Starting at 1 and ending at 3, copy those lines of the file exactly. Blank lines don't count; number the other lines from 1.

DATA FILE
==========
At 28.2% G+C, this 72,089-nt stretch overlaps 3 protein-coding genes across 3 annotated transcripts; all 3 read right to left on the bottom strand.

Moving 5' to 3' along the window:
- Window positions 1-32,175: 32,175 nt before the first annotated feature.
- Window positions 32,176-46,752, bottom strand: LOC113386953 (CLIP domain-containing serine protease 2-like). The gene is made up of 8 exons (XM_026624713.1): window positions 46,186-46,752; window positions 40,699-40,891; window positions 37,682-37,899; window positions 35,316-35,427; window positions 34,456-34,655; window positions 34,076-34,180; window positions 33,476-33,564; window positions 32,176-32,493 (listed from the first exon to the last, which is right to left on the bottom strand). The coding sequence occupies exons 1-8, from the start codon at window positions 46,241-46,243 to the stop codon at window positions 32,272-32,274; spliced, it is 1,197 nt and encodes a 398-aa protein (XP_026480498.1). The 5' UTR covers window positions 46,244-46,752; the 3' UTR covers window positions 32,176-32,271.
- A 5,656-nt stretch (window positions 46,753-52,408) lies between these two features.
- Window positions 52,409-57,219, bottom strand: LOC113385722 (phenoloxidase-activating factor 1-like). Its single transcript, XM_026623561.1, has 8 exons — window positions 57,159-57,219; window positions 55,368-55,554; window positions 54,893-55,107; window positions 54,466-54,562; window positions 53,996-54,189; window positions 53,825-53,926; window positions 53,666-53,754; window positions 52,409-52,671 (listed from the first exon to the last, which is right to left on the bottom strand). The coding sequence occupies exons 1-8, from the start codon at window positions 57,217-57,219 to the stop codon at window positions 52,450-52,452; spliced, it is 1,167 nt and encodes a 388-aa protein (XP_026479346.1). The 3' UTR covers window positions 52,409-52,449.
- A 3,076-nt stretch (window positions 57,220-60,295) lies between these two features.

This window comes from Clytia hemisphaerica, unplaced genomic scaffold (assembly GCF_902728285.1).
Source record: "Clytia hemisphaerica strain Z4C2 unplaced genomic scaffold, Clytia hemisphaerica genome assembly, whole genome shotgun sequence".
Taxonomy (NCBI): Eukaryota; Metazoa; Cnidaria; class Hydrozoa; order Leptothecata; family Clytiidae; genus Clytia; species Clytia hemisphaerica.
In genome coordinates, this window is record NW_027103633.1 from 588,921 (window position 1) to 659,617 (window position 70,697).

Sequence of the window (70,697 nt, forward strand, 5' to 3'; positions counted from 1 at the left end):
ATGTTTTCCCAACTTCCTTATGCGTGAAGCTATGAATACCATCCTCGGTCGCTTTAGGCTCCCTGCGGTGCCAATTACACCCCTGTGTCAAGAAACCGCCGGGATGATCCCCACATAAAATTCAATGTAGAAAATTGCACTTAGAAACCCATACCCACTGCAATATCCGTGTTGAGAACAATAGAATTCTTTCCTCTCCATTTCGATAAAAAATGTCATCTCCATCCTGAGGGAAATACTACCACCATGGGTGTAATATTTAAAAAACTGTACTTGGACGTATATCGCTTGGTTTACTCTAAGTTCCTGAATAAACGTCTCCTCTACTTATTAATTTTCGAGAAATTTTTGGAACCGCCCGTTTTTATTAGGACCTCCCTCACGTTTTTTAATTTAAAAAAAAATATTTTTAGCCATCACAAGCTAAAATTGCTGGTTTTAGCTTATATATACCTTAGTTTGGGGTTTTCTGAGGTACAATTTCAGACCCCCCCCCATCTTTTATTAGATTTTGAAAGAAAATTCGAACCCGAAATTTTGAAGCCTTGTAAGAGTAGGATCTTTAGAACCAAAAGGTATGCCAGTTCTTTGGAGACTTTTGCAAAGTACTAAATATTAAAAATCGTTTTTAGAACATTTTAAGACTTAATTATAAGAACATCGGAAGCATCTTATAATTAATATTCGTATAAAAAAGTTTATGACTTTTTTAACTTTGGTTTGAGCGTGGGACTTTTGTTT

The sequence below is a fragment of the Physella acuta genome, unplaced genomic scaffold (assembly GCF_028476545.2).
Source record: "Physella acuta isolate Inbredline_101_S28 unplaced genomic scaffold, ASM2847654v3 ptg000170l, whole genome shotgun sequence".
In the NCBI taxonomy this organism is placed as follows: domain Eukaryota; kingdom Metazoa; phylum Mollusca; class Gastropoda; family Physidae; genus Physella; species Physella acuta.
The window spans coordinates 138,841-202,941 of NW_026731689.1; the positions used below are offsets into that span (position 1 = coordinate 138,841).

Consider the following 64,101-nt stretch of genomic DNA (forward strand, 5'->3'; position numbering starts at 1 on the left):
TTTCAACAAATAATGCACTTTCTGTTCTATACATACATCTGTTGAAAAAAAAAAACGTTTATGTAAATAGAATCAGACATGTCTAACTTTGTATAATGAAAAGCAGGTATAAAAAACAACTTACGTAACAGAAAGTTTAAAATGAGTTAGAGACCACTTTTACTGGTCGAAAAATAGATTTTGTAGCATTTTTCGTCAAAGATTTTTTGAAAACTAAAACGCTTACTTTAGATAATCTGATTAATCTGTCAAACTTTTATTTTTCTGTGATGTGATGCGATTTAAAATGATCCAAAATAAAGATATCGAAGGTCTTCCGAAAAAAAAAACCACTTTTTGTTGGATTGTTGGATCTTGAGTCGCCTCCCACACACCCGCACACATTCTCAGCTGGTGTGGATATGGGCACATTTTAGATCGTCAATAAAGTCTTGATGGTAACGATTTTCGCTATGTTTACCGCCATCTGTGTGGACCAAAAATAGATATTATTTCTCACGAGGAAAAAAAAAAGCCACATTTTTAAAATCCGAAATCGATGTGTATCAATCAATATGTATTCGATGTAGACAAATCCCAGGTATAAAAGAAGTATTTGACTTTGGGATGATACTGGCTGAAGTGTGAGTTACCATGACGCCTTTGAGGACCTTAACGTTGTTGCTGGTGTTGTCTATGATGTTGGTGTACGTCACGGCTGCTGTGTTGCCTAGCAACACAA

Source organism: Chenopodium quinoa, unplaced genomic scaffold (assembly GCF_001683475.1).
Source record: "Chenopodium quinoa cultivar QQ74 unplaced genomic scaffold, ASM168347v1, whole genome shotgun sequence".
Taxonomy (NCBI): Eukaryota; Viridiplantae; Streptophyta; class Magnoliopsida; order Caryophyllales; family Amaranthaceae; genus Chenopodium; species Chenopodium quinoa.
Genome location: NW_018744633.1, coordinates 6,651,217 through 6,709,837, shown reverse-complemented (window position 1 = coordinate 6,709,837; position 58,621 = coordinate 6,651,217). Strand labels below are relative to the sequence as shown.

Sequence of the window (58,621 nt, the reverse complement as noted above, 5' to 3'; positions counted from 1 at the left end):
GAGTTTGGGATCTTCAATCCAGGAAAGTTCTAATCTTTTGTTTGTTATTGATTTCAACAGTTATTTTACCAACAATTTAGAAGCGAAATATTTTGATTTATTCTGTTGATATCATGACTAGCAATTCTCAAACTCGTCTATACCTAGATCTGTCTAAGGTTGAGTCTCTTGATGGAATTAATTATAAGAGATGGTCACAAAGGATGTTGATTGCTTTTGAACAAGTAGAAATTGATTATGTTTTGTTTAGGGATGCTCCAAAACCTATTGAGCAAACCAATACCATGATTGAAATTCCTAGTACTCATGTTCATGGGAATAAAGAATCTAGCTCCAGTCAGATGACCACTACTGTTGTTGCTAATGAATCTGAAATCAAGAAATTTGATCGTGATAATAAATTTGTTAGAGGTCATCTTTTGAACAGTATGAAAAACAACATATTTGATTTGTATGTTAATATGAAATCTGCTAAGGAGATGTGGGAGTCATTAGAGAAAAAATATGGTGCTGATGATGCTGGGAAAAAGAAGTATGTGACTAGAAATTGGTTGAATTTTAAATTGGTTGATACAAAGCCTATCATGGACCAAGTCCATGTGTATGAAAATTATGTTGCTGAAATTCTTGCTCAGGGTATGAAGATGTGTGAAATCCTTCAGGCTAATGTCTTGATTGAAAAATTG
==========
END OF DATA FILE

At 28.2% G+C, this 72,089-nt stretch overlaps 3 protein-coding genes across 3 annotated transcripts; all 3 read right to left on the bottom strand.

Moving 5' to 3' along the window:
- Window positions 1-32,175: 32,175 nt before the first annotated feature.